Campus media in jeopardy of 'closing down' if students opt-out of fees
Laurentian University students pay $10 to support LAMBDA, another $10 for CKLU
Campus journalism could be in jeopardy if students choose not to pay fees that support college and university newspapers and radio stations.
The provincial government announced changes last week to the affordability of post-secondary education in Ontario.
It cut tuition by 10 per cent and changed the way student loans are repaid. As well, students can now opt-out of certain student fees.
Opting out of student fees concerns Tommi-Lee Gauthier, the president of Laurentian University's student union, the Students General Association (SGA).
She is also the chair of the board director for LAMBDA, the student-run newspaper at the university, as well as the chair of the board for CKLU, the university's radio station.
Laurentian University students currently pay $127 each year in student fees, which the SGA then directs to various campus organizations and clubs.
Gauthier says the chance to reduce fees may lead some students to opt out of the $10 that is directed towards the newspaper, and another $10 for the campus radio station.
Without that level of funding, she says students would lose valuable resources.
"It would mean less local content," Gauthier said, "It would also take away our students' opportunities to participate in these things."
"We do have students on campus, as well as professors, who run radio shows and talk shows on the radio station. And there's multiple students I know who contribute to the LAMBDA through their writing."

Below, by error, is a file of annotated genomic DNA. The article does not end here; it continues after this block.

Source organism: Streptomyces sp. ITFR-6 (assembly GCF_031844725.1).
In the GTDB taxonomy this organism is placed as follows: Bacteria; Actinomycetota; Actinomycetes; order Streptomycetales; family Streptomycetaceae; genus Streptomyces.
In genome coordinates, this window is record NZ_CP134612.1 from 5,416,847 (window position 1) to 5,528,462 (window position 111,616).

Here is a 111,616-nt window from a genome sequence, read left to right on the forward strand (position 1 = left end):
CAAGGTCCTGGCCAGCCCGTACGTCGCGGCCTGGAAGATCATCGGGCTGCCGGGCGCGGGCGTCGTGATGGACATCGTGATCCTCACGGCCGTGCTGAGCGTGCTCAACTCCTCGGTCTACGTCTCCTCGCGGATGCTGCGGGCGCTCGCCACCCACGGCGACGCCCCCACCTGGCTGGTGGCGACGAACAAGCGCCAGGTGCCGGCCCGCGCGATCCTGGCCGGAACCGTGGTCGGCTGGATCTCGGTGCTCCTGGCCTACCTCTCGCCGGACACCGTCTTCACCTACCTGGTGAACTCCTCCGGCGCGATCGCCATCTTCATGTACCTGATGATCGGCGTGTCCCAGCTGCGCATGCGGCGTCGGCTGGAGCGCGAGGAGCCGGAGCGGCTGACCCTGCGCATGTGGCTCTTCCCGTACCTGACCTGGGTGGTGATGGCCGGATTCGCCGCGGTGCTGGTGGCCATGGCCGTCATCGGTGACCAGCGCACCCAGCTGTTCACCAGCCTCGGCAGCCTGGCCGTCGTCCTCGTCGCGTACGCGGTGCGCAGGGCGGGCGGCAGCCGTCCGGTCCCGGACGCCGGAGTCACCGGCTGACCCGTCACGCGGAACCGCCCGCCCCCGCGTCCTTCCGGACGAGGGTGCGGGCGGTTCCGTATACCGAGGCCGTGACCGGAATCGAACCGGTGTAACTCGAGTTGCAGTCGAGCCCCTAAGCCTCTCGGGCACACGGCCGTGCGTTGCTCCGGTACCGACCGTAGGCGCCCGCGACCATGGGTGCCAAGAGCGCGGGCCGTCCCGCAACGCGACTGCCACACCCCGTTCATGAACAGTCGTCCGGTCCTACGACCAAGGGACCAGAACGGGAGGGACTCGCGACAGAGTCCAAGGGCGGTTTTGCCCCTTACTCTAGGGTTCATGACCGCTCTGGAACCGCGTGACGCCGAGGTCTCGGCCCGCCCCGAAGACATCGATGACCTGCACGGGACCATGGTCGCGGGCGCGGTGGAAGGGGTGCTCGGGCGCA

Gauthier says even reduced funding would make it difficult for either the Laurentian newspaper or the radio station to continue.
"It would probably mean closing, closing down, shutting down," she said in reference to losing funding for either of the campus media outlets.
Gauthier adds that the current $10 student fee per student is not enough to operate the radio station.
CKLU also applies for grants and does fundraising to help keep it afloat.
"The radio station was created at some point during the 80s. That [$10] fee was introduced during the 80s and has not grown since. So they've had to adapt over the years, and do fundraisers and whatnot, just to sustain themselves," she said.
Gauthier added that the $10 student fee towards LAMBDA is its sole source of funding.
She is unsure what the future holds for either of the media outlets, as those will be decisions to be made by the two boards.
With files from Angela Gemmill